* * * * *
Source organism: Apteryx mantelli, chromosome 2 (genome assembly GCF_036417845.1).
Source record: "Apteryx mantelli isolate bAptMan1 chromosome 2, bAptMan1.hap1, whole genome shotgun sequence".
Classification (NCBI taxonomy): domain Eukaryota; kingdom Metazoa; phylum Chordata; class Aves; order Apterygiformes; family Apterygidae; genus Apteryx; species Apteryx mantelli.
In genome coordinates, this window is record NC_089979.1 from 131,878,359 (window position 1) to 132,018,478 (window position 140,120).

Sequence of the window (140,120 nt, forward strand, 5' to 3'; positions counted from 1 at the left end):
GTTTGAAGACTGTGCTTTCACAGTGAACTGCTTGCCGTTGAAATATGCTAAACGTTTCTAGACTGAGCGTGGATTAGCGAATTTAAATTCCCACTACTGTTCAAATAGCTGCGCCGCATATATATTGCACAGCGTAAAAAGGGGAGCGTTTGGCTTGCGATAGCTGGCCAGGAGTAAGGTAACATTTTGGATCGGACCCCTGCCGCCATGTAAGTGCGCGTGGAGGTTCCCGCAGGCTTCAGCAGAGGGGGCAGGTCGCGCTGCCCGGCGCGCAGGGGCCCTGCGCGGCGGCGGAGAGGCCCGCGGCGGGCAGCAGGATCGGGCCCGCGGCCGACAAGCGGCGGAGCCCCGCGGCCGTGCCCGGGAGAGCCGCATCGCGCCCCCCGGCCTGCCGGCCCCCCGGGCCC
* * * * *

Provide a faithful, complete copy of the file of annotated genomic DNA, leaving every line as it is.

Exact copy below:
Source organism: Apteryx mantelli, chromosome 2 (genome assembly GCF_036417845.1).
Source record: "Apteryx mantelli isolate bAptMan1 chromosome 2, bAptMan1.hap1, whole genome shotgun sequence".
Classification (NCBI taxonomy): domain Eukaryota; kingdom Metazoa; phylum Chordata; class Aves; order Apterygiformes; family Apterygidae; genus Apteryx; species Apteryx mantelli.
In genome coordinates, this window is record NC_089979.1 from 131,878,359 (window position 1) to 132,018,478 (window position 140,120).

Sequence of the window (140,120 nt, forward strand, 5' to 3'; positions counted from 1 at the left end):
GTTTGAAGACTGTGCTTTCACAGTGAACTGCTTGCCGTTGAAATATGCTAAACGTTTCTAGACTGAGCGTGGATTAGCGAATTTAAATTCCCACTACTGTTCAAATAGCTGCGCCGCATATATATTGCACAGCGTAAAAAGGGGAGCGTTTGGCTTGCGATAGCTGGCCAGGAGTAAGGTAACATTTTGGATCGGACCCCTGCCGCCATGTAAGTGCGCGTGGAGGTTCCCGCAGGCTTCAGCAGAGGGGGCAGGTCGCGCTGCCCGGCGCGCAGGGGCCCTGCGCGGCGGCGGAGAGGCCCGCGGCGGGCAGCAGGATCGGGCCCGCGGCCGACAAGCGGCGGAGCCCCGCGGCCGTGCCCGGGAGAGCCGCATCGCGCCCCCCGGCCTGCCGGCCCCCCGGGCCC